Serialized "TV" Proves Effective
Facebook publishers have seen strong engagement results for their multi-episode and serialized programming, which is great news for Facebook: The platform just rolled out its new "Watch" tab to host such content.
Brands like Mashable are running episodic videos that run upwards of 10 minutes with twice the average watch time of their "stand-alone" video content. Similarly, news and issues publisher Attn's serialized videos are seeing a whopping 30x the views and shares vs. its stand-alone content. THIRTY. Attn's co-founder told Digiday, “We’re seeing huge dividends... It’s led us to believe that serialized programming on Facebook not only can but does and will work.”
(This feels like a good opportunity to point out that the much buzzed-about "6-second video ad" is not a one-size-fits-all solution for social video. It is being celebrated as an effective ad format, but there is clearly still a market for long-form video content plays.)
This may also come as more bad news for Snapchat, whose sole remaining differentiator has been the TV-like content it has invested so heavily in. If Facebook can muscle out Snapchat here, too, it will be interesting to see if Snapchat can keep its head above water without waving the white flag and settling for a niche social media market.
Sites that push and promote news fake news on Facebook will now be blocked from advertising. This continues Facebook's months-long crusade against the sharing and spreading of inaccurate information, a campaign that began after the platform was largely blamed for influencing the results of the November election.
YouTube Makes Some Changes
This week YouTube unveiled the newest iteration of its branding, in addition to retooling the page’s design and layout to give it a clean and open aesthetic.
The biggest change, however, is an adaptive mobile player that automatically adjusts for vertical video, getting rid of the annoying black bars that previously appeared on the sides. YouTube had proudly carried the Horizontal Video mantle for some time now, which makes this a particularly significant win for the future of vertical video.
Vertical video is already outperforming horizontal video on Facebook. Considering that Gen Z is already regarded as the Snapchat generation (the platform that largely popularized vertical video) and "can't live without" YouTube, this change of heart might be the beginning of the end for horizontal video on social.
Is Facebook Going the Way of Myspace?
Facebook has had a long reign as king of social media—though it may be beginning to enter its twilight years. Usage among young people is officially on the decline. One analyst notes that "teens and tweens, seem less engaged... logging in less frequently and spending less time.... Instead... they are migrating to Snapchat and Instagram."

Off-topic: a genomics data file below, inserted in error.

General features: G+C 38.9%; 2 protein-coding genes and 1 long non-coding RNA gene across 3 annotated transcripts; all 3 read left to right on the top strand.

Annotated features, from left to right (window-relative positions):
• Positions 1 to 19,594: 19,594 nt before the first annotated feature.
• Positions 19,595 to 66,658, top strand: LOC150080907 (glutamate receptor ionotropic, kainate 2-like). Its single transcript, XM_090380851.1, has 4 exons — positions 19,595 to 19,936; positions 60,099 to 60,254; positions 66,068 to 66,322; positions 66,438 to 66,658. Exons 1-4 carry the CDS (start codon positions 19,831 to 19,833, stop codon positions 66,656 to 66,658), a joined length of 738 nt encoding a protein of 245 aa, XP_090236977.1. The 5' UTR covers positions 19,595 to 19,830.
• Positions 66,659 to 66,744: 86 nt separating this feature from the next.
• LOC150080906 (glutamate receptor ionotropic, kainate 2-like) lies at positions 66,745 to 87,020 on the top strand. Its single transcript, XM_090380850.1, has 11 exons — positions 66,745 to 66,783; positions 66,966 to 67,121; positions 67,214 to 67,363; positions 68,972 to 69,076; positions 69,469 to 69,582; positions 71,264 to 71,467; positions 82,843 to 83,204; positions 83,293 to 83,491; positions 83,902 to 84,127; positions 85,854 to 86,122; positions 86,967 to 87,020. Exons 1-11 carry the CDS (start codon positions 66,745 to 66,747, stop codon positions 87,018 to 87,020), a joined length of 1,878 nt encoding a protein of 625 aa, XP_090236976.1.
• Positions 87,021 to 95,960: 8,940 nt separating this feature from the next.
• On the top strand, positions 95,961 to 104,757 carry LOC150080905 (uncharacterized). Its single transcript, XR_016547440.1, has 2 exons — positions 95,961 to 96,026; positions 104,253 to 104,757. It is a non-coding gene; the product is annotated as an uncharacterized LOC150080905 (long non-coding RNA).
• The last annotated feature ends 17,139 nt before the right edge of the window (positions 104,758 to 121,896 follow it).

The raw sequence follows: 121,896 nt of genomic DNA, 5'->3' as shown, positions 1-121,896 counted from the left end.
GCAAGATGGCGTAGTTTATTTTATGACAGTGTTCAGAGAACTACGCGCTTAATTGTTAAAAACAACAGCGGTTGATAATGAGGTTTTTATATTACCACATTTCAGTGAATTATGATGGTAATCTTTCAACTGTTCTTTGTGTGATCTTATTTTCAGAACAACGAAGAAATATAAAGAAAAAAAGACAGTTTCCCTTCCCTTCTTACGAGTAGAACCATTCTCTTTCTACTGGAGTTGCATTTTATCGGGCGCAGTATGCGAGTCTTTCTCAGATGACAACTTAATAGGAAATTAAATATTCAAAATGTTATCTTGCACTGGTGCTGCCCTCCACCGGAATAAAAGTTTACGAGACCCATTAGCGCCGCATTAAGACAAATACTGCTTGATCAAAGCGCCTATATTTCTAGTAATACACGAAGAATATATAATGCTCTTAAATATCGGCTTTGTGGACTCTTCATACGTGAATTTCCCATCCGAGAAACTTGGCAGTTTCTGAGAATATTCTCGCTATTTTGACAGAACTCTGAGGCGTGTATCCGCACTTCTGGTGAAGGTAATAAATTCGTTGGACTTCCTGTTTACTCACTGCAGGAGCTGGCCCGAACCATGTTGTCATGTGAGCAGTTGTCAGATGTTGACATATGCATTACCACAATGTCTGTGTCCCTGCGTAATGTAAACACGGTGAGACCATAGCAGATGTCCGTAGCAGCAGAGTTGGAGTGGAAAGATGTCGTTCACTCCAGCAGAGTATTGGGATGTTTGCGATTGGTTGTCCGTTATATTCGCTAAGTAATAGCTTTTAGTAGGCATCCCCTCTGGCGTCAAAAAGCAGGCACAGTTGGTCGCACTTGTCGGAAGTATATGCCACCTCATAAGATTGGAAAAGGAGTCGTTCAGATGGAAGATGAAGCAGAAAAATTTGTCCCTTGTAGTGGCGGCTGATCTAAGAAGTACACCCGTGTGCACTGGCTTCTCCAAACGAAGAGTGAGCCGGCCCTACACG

The most concerning factor about this news is the demographic in question. It's young people who are losing interest. And young people represent a platform's future. As the article notes, "Facebook... needs young users to develop the habit of checking Facebook so it can show them ads well into adulthood," pointing out that, for the first time since the platform's debut, there is now a notable group of "Facebook nevers"—tweens and teens who are choosing to not join the platform at all.
At least Instagram—owned by Facebook—is still popular?
Chrome Is Going to Start Blocking Your Ads
Potentially. A few months ago, Google announced that its next version of Chrome would come with a pre-installed ad-blocker meant to enhance user experience within the browser. Pop-up ads, auto-playing video ads, full-page ads, page takeovers, and anything deemed "distracting" (or, as we in the ad business call it, "disruptive") would be scrubbed from the browser before users can even interact with it.
As an update to that story, Google has revealed (through its "Ad Experience Report") more outlines, guides, and initial findings. While most of the ads that failed Google's standards (or were given warnings) came from predictably chintzy sources (like "checkthesevideos.com" and other clear spam sites), ads from major brands like Forbes and the LA Times failed Google's test, too. Which should raise some flags for marketers everywhere.
While we don't know the full details on the new Chrome ad-blocking platform or how/if Google will help brands better meet ad criteria, this signals clearly what most of us already know: The era of banner ads is over. A browser auto-blocking ads sets a new precedent—it’s easy to imagine Firefox, Safari, and the rest following suit before long. And seeing as banner ads aren't even an effective means of driving traffic in the first place, it will only be harder to justify leveraging these sorts of digital ads as a viable tactic.